When Ken returns home to Grace, he tells her he saw Emma with Charlie. Grace can’t believe he didn’t bring her home. Ken says they can go get her together, but Grace coldly tells him, “I’ll go with someone I can trust. I need a man.” We know she’s talking about Hodiak, especially in light of her passionate encounter with him in last week’s episode.

Back at the commune, Emma has dropped acid, and through her dazed perspective, we see Charlie talking to her, alternating between appearing angelic and rational, and demonic and insane. Suddenly, Grace appears to Emma, and we know this is likely not just a drug-induced delusion, since we see Hodiak in the background. Grace pleads with her daughter to come home, and at first, Emma is smiling at seeing her mother. But then, Grace appears to her in an increasingly evil-looking guise. Emma is on a bad trip, man, and has a gun with her. Before she can raise it up, though, Hodiak disarms her, picks her up and brings her in the car with Grace. Emma is kicking and screaming the entire time. As they drive off, Charlie calmly tells the others, “She’ll be back.”

Another storyline that continued was  Hodiak’s search for his AWOL son Walt (Chris Sheffield). Hodiak confronts his very drunk ex-wife in a dingy bar, on her birthday. She wants to know what was in the letter Walt left him, and he tells her. She wants Hodiak to find their son.

As part of his search, Hodiak visits a friend of Walt’s, who is in the seminary. Hodiak doesn’t like the guy, and thinks his seminarian schooling is a convenient excuse to not be in Vietnam like his son and others were. Hodiak brings up his own war service, saying he fought so they could sit there talking right then. Hodiak asks the young man if he knows where Walt is, but the man says he doesn’t. It’s clear Hodiak thinks he’s lying, and he leaves. Turns out he is lying, as shortly thereafter, Walt peers out from another room.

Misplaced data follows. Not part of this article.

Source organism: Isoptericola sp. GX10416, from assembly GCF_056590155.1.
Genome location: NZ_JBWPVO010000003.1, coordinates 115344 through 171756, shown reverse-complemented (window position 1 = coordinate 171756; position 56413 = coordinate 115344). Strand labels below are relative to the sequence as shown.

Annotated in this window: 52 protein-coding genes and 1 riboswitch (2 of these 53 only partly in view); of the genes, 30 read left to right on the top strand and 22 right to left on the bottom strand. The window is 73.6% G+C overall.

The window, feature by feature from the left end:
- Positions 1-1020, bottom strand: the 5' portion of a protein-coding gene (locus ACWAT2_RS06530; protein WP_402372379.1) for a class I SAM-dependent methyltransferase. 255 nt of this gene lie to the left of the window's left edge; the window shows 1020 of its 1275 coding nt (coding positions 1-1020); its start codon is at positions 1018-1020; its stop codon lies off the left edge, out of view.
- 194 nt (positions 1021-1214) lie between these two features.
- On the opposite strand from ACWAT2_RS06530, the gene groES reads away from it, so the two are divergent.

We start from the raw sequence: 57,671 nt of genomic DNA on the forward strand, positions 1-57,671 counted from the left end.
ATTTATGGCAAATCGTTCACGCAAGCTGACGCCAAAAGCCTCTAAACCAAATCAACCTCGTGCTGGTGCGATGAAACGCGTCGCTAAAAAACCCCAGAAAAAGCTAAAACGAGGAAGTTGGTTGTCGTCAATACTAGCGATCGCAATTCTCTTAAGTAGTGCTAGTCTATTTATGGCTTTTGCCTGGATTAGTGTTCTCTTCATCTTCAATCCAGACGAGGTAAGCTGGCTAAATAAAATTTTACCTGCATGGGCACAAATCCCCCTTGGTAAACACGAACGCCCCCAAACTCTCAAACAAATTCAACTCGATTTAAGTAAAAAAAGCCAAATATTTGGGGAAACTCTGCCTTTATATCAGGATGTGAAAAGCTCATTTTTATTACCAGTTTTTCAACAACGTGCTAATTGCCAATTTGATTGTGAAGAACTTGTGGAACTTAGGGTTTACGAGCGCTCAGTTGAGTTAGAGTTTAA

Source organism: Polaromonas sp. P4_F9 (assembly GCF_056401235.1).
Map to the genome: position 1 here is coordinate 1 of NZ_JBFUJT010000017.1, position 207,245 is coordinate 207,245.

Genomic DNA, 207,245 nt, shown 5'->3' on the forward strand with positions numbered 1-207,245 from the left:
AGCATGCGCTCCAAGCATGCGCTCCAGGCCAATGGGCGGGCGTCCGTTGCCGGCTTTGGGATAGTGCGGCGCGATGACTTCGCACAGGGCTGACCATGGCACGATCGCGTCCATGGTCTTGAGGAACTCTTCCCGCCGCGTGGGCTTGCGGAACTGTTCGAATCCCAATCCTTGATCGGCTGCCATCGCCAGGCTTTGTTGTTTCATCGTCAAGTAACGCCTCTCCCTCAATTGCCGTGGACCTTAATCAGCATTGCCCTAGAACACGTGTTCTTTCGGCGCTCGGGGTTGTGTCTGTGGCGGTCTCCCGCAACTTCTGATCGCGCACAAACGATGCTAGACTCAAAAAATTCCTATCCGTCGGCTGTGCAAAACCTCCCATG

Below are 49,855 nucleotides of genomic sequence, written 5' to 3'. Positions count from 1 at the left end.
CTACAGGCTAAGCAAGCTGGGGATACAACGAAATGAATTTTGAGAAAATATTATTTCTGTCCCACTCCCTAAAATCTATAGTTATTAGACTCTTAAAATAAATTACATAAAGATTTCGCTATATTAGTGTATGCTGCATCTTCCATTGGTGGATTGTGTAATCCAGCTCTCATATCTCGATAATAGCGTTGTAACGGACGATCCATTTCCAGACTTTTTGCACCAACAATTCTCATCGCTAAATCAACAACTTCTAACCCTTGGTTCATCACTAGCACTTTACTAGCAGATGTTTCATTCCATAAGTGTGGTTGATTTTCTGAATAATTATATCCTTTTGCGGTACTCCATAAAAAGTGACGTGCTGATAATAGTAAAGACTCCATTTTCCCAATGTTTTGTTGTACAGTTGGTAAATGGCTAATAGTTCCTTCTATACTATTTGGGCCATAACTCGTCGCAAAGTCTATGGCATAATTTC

Hodiak and Shafe’s relationship gets a little closer in this episode. At one point, Shafe gets a call at work from his frantic wife, and races home. Someone has painted on his garage the words, “nigger lover.” As Shafe is cleaning the paint off, Hodiak shows up and offers to help in case he thinks his quiet, weird neighbor is the one who did it. Shafe doesn’t think it’s his neighbor, but appreciates  Hodiak’s support. They talk a bit, and Shafe learns Hodiak’s son has gone AWOL.

Later, Shafe returns the favor and starts helping trying to find Walt. He puts a call in to a man he served with, asking about Walt Hodiak.


Vivian Zink/NBC